“The shared meal elevates eating from a mechanical process of fueling the body to a ritual of family and community, from the mere animal biology to an act of culture.” ~ Michael Pollan
If you had asked me to create a memorable meal when I was younger I would have had the cookbooks out in a flash, planning some elaborate and fanciful spectacular. Menu planning for ‘Spectaculars’ runs in our family. We used to call going to my grandparents for dinner ‘a trip to the Palace’; all of us dressed for dinner, the table set with the best china and crystal, flowers, music, wine, and lovingly prepared food of restaurant quality. As a child I grew up turning melons into piles of perfect tiny spheres for one of Mum’s ‘Annual Christmas Creations’, or hollowing out endless half loaves to make little toasted bread baskets for prawn salad.
I still love a party, and planning something special, but I’ve come to realise that it’s not just about the food. It’s the experience – the people, the situation, the sharing.
Here are some of my most memorable meals:
Ben and I ran into two charming elderly brothers on the veranda of a tiny country pub in the middle of nowhere. They were staying in a shack down by the river and suggested a spot a little further along as a good place for us to camp. On a whim I invited them to dinner, and cooked a camp oven roast with all the trimmings, bread and butter pudding and home-made custard. They brought an empty cereal box full of live yabbies (little freshwater crayfish) as a gift, and entertained us with stories all night. The next morning while we were making breakfast our dog Charlie, who was still a pup, found the box of yabbies and spilled them all over our swag, and then ‘played’ with them. We couldn’t get the stink of yabby guts out of the sheets and had to throw them away.
On the day that my beloved grandmother Marga (Queen of the ‘Palace’) passed away, my sister, Mother and I sat with her as she took her last breaths. Afterwards my sister and I went for a walk and ended up in the courtyard of a little cafe in New Farm, where we ordered a very late lunch of ginger-beer, toasted ham, cheese and tomato sandwiches and hot drinks. We sat in the sunshine on this glorious Brisbane afternoon, not really talking, just sharing space and taking comfort in each other. The waitresses were so kind, and brought us tissues when we both kept eating with tears sliding down our cheeks.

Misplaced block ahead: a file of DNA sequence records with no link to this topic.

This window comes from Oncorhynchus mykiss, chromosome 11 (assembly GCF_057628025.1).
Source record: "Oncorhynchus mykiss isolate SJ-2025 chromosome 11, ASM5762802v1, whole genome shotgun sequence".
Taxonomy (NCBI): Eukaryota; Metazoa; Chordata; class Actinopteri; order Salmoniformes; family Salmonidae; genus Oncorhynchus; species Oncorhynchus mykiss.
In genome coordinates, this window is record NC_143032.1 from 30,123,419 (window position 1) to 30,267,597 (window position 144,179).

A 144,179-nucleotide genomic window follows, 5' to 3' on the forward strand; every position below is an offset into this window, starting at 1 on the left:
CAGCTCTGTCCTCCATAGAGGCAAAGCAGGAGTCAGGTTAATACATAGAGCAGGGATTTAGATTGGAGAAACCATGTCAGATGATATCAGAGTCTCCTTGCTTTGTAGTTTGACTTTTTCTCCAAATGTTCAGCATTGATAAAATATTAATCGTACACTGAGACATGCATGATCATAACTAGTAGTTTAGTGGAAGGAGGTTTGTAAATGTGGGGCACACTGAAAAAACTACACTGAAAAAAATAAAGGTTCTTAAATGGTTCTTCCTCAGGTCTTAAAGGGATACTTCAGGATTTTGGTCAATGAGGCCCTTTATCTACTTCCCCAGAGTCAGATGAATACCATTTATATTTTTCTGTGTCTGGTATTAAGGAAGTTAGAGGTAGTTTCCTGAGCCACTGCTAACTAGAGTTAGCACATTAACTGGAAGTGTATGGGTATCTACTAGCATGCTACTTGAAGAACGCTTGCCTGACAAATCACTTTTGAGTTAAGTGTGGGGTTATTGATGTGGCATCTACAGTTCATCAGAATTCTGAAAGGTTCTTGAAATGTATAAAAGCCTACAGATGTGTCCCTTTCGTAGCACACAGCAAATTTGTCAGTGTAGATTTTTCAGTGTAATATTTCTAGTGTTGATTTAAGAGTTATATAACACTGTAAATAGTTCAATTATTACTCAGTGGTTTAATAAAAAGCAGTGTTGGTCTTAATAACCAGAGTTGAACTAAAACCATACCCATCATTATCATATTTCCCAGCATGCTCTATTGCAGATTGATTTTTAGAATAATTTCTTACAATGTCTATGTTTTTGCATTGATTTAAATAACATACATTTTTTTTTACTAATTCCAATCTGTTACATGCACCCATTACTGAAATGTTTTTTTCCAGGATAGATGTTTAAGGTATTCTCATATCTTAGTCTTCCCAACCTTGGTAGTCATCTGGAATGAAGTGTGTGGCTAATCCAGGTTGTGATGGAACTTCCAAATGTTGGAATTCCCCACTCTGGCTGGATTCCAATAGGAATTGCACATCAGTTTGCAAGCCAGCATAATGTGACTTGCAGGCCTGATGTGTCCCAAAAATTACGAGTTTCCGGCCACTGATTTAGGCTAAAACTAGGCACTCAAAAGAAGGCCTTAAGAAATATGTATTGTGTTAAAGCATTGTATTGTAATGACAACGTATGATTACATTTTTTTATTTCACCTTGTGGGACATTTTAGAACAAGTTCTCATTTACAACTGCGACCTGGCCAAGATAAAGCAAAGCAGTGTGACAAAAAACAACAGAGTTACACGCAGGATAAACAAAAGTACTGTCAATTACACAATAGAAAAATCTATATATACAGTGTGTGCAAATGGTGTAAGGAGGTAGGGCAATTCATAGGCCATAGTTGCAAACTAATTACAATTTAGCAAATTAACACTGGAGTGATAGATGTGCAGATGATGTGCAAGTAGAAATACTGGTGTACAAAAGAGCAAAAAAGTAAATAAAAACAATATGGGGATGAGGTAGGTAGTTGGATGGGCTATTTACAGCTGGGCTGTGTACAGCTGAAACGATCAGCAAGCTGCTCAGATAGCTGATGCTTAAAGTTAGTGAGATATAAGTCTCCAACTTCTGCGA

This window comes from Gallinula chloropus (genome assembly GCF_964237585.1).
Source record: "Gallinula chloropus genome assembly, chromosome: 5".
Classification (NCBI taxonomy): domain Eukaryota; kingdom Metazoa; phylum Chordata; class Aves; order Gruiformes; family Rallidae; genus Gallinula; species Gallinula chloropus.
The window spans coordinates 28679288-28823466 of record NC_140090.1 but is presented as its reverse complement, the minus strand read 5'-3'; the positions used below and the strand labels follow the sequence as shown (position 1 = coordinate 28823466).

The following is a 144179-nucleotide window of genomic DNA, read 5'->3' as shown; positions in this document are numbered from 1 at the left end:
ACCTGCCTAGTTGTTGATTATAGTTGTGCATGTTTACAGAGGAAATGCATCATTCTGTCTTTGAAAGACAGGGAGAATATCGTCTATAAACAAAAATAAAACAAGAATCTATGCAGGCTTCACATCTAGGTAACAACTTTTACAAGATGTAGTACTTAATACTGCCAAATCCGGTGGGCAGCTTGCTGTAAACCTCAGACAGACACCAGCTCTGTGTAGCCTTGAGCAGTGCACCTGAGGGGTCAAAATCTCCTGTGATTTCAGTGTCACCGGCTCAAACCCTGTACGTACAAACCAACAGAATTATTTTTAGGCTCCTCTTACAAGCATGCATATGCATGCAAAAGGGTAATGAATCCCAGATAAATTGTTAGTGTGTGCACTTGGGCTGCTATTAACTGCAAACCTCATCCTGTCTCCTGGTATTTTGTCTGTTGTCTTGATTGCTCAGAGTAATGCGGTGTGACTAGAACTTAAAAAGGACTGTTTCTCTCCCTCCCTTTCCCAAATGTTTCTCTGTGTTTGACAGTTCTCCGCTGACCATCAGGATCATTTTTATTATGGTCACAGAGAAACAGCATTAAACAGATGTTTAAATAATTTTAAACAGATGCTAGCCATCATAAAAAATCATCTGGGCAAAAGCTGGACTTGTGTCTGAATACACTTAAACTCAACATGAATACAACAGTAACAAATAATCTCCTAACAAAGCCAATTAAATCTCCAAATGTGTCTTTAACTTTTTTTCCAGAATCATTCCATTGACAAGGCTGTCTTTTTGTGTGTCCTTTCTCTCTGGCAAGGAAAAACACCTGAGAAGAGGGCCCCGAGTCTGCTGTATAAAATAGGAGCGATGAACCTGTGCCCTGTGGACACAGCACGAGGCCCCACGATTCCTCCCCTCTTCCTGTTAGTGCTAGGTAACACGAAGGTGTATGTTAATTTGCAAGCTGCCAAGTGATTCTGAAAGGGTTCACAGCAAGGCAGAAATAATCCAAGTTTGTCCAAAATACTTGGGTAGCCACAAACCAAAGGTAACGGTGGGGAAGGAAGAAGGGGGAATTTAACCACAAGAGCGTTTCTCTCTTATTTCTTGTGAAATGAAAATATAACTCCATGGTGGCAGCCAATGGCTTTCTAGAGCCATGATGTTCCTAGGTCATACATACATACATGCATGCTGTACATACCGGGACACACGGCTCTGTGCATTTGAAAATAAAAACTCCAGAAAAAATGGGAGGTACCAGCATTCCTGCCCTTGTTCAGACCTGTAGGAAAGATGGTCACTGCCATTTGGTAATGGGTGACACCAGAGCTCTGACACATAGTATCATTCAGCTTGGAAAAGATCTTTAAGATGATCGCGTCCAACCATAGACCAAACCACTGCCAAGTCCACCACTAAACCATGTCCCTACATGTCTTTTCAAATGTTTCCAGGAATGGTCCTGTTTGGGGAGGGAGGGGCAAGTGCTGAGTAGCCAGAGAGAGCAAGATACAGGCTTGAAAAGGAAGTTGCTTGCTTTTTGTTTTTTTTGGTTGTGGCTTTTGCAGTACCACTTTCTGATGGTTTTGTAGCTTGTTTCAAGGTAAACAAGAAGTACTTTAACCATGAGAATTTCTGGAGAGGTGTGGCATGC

The best hot chocolate of my life was at a little outdoor cafe in the medieval city of Gubbio in Italy. I was travelling with my husband and some friends but had taken time out to sit on my own and write. Was I alone though? No! I was sitting on the terrace with Gubbio laid out before me, surrounded by flirty Italian waiters, while the shopkeepers called greetings to me. That hot chocolate was sublime, but it was also flavoured with the romance of that ancient city.
During a trip through the centre of Australia a few years back, we got flooded in on a remote stretch of road with several other motorists. We all camped on the road, glued to the radio for the weather and road updates, and pooled what food and drink we had with. Dinner was an interesting affair of chips, chocolate, lollies, sweet biscuits, sausages in bread, baked beans and instant noodles, washed down with beers and cups of tea sweetened with condensed milk. Our dining area was a huddle of folding chairs and eskies under rigged-up tarps in the pouring rain. It was cold and wet, but we had a lot of fun and met some interesting people!
Last year I took my good friend, Carly-Jay Metcalfe to visit one of our neighbours. Gordon’s an old farmer with many a story to tell, and he’s dad to another very good friend, Shannon. Our farms are opposite each other, separated by a river which is low enough to cross over in our gumboots at the shallowest section, if it hasn’t been raining. We came bearing home-made scones, jam and whipped cream, and Gordon made us a pot of tea that any CWA stalwart would have been proud of – Gordon’s tea is a bracing brew. All afternoon we sat in his humble kitchen, laughing and sharing tales. The food was fresh but not fancy, and there was not a tiara in sight. But it was one of the best afternoons on record.
When I look back, my most treasured food memories aren’t really about the food at all. A meal can be a main event, but what makes the occasion memorable for me is the joy of a shared table.
What’s your most memorable meal?